About

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I woke up one day and said fuck it I am gonna express my frustration in a blog. I am normally a completely even tempered, mild mannered, laid back, quiet professional in the horse industry, I have lived everywhere, done it all, seen it all, and I currently live in Maryland with a small business importing young horses, selling, showing, and training. My family has been involved with horses for generations, my husband works for a major law firm in Baltimore, and we have two cats.

I have a problem with authority. I have a problem with authority making very bad decisions. I think major discussions need to happen in this country in every aspect of the hunter/jumper horse world, and until someone tells me to shut the hell up, I am going to explore all of it. Don’t like it? I don’t care, i am not here to make friends. I have 6, maybe 7, I’m good.

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8 thoughts on “About

  1. Thank you so much for providing your experiences, opinions and suggestions! Along with many other fellow horseman, I struggle to justify why I am contributing to USEF/USHJA when I am in 100% disagreement about decisions being made and money being spent. I hope your voice is heard by a broader audience and you continue to push the envelope. Well done!

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  2. I’m old school AND have Thoroughbreds…. Really old school! I get students from other trainers and they too have straight legs, toes out, heels up, thighs open, looking down, ducking, can’t see the upcoming jump, and they are winning Hunter classes. why?

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  3. I agree that the hunters need more clinics, more trainers who know how to teach people to ride hunters and less drugs. However, it was quite ironic that you used Tori Colvin’s ride as your example of a perfect hunter round given her mother’s recent suspension for use of drugs on a horse Tori rode. She and her mother and their trainers are CHEATERS – caught in the act. Tori escaped punishment because of a huge hole in the rules, not because she was innocent. Perhaps you should come up with a better example than a known drug user next time. Otherwise, I agree with your comments.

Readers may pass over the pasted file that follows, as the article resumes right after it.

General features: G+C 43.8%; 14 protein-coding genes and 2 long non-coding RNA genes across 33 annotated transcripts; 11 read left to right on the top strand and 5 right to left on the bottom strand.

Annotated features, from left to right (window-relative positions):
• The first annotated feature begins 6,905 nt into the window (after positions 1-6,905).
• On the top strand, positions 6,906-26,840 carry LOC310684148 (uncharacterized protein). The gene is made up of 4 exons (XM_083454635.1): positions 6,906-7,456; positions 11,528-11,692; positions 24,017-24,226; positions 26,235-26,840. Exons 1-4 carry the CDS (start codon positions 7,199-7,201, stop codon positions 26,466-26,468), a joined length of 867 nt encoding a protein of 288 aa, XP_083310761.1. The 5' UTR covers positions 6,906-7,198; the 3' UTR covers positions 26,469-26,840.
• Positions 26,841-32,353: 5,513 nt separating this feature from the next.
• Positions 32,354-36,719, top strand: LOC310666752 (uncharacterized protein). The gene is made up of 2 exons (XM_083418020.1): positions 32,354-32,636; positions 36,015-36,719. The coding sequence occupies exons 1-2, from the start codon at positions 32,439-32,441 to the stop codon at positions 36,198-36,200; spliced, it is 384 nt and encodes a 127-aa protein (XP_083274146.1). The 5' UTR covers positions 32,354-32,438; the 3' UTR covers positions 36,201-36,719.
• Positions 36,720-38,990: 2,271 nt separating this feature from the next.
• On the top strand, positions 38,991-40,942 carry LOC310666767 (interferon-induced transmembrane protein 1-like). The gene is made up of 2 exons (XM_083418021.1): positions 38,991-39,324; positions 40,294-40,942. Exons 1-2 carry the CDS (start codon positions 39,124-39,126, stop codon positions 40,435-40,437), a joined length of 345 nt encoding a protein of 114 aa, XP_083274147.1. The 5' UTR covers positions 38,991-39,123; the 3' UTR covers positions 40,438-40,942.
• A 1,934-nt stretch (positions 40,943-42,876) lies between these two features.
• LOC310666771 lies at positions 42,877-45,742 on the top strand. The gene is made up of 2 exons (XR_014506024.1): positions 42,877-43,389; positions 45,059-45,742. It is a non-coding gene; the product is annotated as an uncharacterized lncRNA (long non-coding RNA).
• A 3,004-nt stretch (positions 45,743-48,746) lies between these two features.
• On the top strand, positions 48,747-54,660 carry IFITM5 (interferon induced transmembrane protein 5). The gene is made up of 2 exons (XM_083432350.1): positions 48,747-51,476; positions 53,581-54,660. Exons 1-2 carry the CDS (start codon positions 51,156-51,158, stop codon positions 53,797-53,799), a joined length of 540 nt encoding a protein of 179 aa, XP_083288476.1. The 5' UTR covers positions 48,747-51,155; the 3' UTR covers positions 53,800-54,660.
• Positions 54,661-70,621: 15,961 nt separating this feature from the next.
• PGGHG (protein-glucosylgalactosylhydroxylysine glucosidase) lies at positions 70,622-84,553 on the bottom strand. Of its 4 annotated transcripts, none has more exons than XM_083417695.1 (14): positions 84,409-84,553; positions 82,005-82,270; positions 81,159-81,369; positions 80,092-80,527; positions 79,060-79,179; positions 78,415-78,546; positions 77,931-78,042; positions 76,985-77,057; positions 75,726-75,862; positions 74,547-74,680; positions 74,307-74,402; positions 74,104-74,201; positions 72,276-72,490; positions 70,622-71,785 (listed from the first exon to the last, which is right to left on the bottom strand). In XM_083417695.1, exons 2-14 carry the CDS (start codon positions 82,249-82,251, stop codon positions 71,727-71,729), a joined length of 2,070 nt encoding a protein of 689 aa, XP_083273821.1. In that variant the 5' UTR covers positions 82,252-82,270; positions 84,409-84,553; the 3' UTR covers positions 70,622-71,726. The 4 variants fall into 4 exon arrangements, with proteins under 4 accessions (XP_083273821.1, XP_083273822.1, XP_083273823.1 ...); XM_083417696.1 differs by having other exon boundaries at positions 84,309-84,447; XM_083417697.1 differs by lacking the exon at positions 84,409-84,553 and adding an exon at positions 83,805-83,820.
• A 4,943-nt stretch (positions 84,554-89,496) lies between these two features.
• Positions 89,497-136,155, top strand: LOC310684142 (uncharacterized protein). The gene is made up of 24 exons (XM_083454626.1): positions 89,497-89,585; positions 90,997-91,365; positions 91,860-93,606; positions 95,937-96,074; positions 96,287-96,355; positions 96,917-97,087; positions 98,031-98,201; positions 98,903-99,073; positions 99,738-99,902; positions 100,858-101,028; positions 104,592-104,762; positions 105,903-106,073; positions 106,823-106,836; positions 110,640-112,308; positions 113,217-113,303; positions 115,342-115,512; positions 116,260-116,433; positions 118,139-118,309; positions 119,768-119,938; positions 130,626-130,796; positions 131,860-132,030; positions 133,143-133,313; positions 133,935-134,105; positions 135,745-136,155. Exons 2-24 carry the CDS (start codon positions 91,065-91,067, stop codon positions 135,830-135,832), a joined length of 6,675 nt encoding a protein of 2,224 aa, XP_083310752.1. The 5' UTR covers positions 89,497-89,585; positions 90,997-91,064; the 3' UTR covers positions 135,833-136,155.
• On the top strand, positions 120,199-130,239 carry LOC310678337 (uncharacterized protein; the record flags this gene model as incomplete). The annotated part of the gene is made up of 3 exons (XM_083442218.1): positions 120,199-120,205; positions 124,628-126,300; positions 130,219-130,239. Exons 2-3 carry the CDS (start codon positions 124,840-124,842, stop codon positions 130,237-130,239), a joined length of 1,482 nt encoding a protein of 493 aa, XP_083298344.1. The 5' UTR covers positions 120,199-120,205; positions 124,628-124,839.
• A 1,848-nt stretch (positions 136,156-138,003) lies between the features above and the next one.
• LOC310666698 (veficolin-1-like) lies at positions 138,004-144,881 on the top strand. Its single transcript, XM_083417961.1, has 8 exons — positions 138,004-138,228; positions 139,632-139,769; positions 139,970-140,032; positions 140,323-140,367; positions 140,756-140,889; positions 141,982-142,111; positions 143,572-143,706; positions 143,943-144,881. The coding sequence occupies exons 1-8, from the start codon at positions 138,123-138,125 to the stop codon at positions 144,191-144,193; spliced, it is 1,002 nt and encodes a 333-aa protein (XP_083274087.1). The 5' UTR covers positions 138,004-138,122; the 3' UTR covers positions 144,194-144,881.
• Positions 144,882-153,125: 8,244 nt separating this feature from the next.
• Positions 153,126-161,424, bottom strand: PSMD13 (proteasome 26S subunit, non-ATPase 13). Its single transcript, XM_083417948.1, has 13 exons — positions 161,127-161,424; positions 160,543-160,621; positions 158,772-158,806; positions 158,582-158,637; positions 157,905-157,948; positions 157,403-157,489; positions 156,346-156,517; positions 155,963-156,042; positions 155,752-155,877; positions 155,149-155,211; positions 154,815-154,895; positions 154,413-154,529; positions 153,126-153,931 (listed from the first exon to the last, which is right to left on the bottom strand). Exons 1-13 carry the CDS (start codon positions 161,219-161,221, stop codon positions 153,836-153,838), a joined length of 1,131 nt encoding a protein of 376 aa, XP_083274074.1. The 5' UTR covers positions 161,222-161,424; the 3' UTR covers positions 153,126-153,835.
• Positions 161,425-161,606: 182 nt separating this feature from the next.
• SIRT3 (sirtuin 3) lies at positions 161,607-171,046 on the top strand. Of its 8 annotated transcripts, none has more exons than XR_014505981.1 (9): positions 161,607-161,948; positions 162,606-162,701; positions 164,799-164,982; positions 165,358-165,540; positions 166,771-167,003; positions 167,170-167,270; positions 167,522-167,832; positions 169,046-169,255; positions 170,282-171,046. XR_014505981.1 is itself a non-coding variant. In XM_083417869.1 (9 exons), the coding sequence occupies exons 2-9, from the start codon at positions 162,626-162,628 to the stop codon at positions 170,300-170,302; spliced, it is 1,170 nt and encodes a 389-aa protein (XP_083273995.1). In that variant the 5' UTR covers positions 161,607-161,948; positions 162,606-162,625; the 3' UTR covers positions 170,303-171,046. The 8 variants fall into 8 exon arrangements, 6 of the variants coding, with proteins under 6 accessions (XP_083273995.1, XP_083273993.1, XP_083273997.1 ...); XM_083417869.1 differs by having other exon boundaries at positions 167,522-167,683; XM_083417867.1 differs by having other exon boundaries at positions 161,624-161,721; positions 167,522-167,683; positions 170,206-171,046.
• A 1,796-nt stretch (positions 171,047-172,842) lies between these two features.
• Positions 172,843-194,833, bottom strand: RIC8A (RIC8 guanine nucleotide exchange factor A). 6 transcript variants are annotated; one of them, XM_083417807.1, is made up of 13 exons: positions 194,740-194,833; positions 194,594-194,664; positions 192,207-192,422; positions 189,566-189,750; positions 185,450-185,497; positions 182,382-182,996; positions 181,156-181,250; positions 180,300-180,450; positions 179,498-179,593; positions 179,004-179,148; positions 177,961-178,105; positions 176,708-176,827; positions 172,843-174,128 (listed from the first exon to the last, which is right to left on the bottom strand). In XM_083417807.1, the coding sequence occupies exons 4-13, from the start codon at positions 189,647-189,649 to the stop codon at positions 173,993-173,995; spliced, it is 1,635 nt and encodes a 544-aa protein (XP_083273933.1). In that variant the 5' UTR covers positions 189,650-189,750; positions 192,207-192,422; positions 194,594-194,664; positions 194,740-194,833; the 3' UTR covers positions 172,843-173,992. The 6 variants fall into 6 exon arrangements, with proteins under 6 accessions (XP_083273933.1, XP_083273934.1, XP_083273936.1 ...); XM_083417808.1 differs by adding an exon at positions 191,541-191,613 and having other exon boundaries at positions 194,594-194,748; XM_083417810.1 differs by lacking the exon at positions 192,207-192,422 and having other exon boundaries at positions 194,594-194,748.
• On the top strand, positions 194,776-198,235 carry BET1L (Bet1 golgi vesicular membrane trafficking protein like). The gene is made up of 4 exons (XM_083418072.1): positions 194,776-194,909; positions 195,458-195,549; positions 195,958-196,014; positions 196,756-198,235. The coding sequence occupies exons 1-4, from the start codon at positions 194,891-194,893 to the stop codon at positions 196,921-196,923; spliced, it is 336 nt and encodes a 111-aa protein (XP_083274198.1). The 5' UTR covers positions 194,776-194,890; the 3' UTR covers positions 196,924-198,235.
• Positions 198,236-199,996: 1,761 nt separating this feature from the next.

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  4. I just got turned onto your blog via Facebook and I like your point of view. I think it’s important to bring these issues to light as you have, without ranting, raving and boasting. I think it’s hard for professionals to express their opinions, lest they face discrimination amongst their peers, clients and sanctioning organizations. Good work! I look forward to the next article.

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  5. Deloise, I was just introduced to your blog for the first time by reading your recent article on WIHS and the 13th entry in the AOs. You said what so many of us are thinking. Bravo.
    On another amateur note, I (an amateur rider myself of many years) and so many of my peers, are SICK of the so called amateur riders – “sham-ateurs” – that the USEF regularly overlooks – Those riders that were recently professional that switch to amateur status, only to ride multiple sale horses for pros and owners and import horses in partnership with trainers and brokers to do quick sales multiple times through the year. Or the amateurs that never own a horse of their own only to catch ride horses for multiple trainers to promote the horses (which are for sale) in the 3′ hunter rings. These repeated acts and behaviors are hugely discouraging to those of us that either have a job or a family, own one horse, and work hard to afford to do so, only to get steamrolled by these people who are not amateurs. This undermines the sport and discourages people from competing. Recently, at a county level show, a pro turned amateur swooped in, riding multiple horses in multiple classes, culminating in winning a class against juniors and 11 & under kids so she could win a saddle at the horse show – a county level B show. Disgusting. The entire show was talking about it. But all in hushed whispers. No one DOES anything! I suppose people don’t want to be hated or coined as rats by voicing their disdain. But I am encouraged by your blog and will work to have a voice of my own in my own way, so as to ensure fair competition in our sport. Perhaps you could write an article on the “sham-ateur” problem. Many thanks.

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